The Prime Minister has announced that all remaining domestic Covid restrictions, including the legal requirement to self-isolate following a positive test result, will be scrapped from Thursday 24 February.
With this, Boris Johnson announced the publication of the ‘Living with Covid’ plan, which outlines how the government plans to “learn to live with the virus … without restricting our freedoms.”
The government says that since the Omicron variant is “milder” than previous variants and because the vast majority of the population is now vaccinated, we can instead rely on continuation of the vaccine programme, testing and new treatments to keep the public safe.
Free testing to end for general public
As part of the plan, routine contact tracing will end and PCR and lateral flow tests will no longer be free to the general public from 1 April.
Self-isolation support payments will also be scrapped and the use of Covid passports for event entry will no longer be recommended (although they will still be available for international travel).
The scaling back of testing is largely due to funding issue, with Johnson revealing that £2 billion was spent on Covid testing in January alone. Tests will still, however, be available to vulnerable populations, such as those with disabilities and long-term conditions, if they are symptomatic.
It was also announced yesterday that over 75s and people who are immunocompromised will be offer a fourth Covid booster dose in the coming weeks following advice from the Joint Committee on Vaccination and Immunisation (JCVI).
Seven in 10 disabled people feel they are being left behind
However, even with these added measures in place, the national disability charity Sense is warning that the government’s decision to scrap all restrictions will cause fear and anxiety among disabled people.
Research by the charity shows that seven in 10 disabled people feel they are being left behind, with six in 10 saying they are fearful of going out and socialising due to the risk of Covid.
With restrictions and free testing set to end and infection rates still high, Sense are concerned many disabled people and those in at in-risk groups will feel forced to stay at home and become more isolated.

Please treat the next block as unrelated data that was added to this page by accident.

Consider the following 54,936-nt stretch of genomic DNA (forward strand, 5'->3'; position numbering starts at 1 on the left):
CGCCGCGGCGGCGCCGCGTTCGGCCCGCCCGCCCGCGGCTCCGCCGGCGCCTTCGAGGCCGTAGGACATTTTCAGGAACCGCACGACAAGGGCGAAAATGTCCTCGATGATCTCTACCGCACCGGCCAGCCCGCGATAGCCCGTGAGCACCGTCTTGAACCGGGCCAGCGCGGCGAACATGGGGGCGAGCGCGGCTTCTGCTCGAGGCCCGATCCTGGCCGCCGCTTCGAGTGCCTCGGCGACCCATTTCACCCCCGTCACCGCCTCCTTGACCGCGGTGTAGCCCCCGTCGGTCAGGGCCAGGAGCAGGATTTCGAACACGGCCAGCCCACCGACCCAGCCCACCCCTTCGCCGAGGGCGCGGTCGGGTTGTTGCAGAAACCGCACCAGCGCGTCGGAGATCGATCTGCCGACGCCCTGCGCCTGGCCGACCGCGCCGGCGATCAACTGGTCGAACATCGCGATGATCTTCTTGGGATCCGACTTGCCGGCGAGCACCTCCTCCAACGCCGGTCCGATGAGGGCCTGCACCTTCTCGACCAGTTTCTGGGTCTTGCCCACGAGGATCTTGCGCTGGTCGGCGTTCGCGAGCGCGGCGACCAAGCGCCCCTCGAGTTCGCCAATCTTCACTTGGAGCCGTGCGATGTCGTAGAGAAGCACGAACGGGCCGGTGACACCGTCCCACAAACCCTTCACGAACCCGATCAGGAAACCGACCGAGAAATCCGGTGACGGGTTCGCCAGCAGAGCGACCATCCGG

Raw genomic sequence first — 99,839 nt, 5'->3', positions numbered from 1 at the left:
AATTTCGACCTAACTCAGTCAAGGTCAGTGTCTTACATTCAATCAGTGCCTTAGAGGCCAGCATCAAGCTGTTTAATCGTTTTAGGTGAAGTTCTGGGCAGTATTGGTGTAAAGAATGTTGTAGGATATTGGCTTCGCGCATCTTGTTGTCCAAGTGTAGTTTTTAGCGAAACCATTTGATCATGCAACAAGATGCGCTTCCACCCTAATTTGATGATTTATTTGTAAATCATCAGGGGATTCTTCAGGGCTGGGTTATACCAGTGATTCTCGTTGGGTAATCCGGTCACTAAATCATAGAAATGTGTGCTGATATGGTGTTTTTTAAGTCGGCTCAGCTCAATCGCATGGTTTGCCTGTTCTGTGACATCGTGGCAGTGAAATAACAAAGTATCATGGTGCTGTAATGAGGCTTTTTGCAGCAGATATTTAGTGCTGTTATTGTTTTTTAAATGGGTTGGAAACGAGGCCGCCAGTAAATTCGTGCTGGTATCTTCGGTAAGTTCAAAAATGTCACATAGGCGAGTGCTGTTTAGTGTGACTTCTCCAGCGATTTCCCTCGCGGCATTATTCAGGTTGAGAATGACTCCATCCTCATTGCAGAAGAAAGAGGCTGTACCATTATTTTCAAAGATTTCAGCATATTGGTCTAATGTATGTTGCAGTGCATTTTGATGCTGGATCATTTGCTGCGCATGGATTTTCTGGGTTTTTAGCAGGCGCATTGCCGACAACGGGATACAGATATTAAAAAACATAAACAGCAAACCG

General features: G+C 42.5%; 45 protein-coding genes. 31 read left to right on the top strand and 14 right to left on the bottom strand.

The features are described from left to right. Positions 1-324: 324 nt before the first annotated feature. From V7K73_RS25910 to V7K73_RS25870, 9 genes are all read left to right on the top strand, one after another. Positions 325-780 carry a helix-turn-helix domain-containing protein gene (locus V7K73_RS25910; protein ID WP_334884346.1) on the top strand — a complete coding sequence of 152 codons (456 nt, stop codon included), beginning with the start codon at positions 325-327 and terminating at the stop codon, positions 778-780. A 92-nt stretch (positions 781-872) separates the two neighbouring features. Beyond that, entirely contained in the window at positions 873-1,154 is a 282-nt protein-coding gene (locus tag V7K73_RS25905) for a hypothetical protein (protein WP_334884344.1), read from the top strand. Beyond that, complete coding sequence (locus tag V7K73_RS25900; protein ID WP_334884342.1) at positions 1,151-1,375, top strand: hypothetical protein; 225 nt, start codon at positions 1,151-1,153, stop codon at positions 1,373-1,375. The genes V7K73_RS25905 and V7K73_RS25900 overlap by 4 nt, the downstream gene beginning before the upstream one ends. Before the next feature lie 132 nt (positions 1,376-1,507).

Ciara Lawrence, who has a learning disability and works as Mencap's Big Plan Engagement Lead, said: “I feel worried about all the restrictions lifting and afraid there will be more deaths for people with a learning disability. The vaccine roll out has been brilliant but Covid is not over, it is still around.
“The restrictions, especially on face coverings and self-isolation ending, make me feel very nervous and this can make people like me feel unsafe within their communities. It feels like the government have forgotten about people with a learning disability again.”
Disabled people's needs have "often been overlooked" throughout the pandemic
To ensure they are heard by the government, disabled people, families and campaigners went to Westminster to highlight their experience of the pandemic.
Here, they handed over a petition signed by more than 38,000 people calling for disabled people to be put at the heart of the Covid-19 inquiry.
Richard Kramer, Sense Chief Executive, said disabled people's needs have "often been overlooked throughout the pandemic, and it’s no surprise they feel forgotten, and are worried about being left behind."
“They must be heard at the inquiry. We owe it to them to investigate the decisions that have led to such a disastrous outcome. This is our opportunity to learn from what has happened and move forward with a commitment to tackling the inequalities disabled people face," he added.
The strategy "neglects some of the most vulnerable people in society"
Health leaders are also warning that the government’s strategy doesn’t do enough to protect at-risk groups, including those with disabilities and long-term conditions.
Dr Chaand Nagpaul, council chair of the British Medical Association (BMA), said the plan “fails to protect those at highest risk of harm from Covid-19, and neglects some of the most vulnerable people in society.”
He added that providing free tests to clinically vulnerable people (and only once they develop symptoms and are potentially very unwell) and not those who come into contact with them is “completely illogical, as the priority should be protecting them from infection in the first place.”
The same is also true for staff working in residential settings, like care homes, who will only be tested if they have symptoms, increasing the likelihood of passing on the virus to those they care for.
While Dr Nagpaul says the introduction of the new booster programme is “sensible”, he warns we must not rely solely on vaccination to protect the nation, and protections (such as the provision of facemasks and self-isolation requirements) should remain in place to protect at-risk groups.